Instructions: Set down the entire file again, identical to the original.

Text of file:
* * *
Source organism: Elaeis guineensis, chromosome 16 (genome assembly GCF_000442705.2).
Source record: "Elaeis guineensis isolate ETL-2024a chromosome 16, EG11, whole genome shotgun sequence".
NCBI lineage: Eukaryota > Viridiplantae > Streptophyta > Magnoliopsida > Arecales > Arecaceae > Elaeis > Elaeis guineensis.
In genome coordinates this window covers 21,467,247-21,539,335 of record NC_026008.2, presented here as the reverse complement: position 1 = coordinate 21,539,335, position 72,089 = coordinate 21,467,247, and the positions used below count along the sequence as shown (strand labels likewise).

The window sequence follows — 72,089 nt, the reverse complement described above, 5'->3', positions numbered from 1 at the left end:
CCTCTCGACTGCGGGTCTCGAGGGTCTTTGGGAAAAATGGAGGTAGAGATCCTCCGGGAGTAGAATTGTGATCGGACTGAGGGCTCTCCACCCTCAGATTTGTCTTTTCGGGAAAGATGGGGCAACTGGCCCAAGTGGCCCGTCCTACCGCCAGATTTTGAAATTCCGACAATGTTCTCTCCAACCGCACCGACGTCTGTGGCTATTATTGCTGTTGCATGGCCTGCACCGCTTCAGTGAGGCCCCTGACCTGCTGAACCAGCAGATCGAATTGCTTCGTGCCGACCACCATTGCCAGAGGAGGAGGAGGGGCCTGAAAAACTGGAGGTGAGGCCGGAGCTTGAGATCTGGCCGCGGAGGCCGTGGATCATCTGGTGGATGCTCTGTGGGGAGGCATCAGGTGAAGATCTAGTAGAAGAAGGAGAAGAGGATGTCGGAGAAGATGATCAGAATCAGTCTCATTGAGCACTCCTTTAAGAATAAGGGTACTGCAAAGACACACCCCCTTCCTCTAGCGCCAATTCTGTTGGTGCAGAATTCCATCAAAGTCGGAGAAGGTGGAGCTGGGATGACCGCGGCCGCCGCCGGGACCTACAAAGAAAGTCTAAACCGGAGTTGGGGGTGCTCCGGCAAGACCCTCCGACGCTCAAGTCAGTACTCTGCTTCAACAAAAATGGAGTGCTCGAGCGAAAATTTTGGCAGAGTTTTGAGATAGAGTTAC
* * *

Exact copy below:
Source organism: Elaeis guineensis, chromosome 16 (genome assembly GCF_000442705.2).
Source record: "Elaeis guineensis isolate ETL-2024a chromosome 16, EG11, whole genome shotgun sequence".
NCBI lineage: Eukaryota > Viridiplantae > Streptophyta > Magnoliopsida > Arecales > Arecaceae > Elaeis > Elaeis guineensis.
In genome coordinates this window covers 21,467,247-21,539,335 of record NC_026008.2, presented here as the reverse complement: position 1 = coordinate 21,539,335, position 72,089 = coordinate 21,467,247, and the positions used below count along the sequence as shown (strand labels likewise).

The window sequence follows — 72,089 nt, the reverse complement described above, 5'->3', positions numbered from 1 at the left end:
CCTCTCGACTGCGGGTCTCGAGGGTCTTTGGGAAAAATGGAGGTAGAGATCCTCCGGGAGTAGAATTGTGATCGGACTGAGGGCTCTCCACCCTCAGATTTGTCTTTTCGGGAAAGATGGGGCAACTGGCCCAAGTGGCCCGTCCTACCGCCAGATTTTGAAATTCCGACAATGTTCTCTCCAACCGCACCGACGTCTGTGGCTATTATTGCTGTTGCATGGCCTGCACCGCTTCAGTGAGGCCCCTGACCTGCTGAACCAGCAGATCGAATTGCTTCGTGCCGACCACCATTGCCAGAGGAGGAGGAGGGGCCTGAAAAACTGGAGGTGAGGCCGGAGCTTGAGATCTGGCCGCGGAGGCCGTGGATCATCTGGTGGATGCTCTGTGGGGAGGCATCAGGTGAAGATCTAGTAGAAGAAGGAGAAGAGGATGTCGGAGAAGATGATCAGAATCAGTCTCATTGAGCACTCCTTTAAGAATAAGGGTACTGCAAAGACACACCCCCTTCCTCTAGCGCCAATTCTGTTGGTGCAGAATTCCATCAAAGTCGGAGAAGGTGGAGCTGGGATGACCGCGGCCGCCGCCGGGACCTACAAAGAAAGTCTAAACCGGAGTTGGGGGTGCTCCGGCAAGACCCTCCGACGCTCAAGTCAGTACTCTGCTTCAACAAAAATGGAGTGCTCGAGCGAAAATTTTGGCAGAGTTTTGAGATAGAGTTAC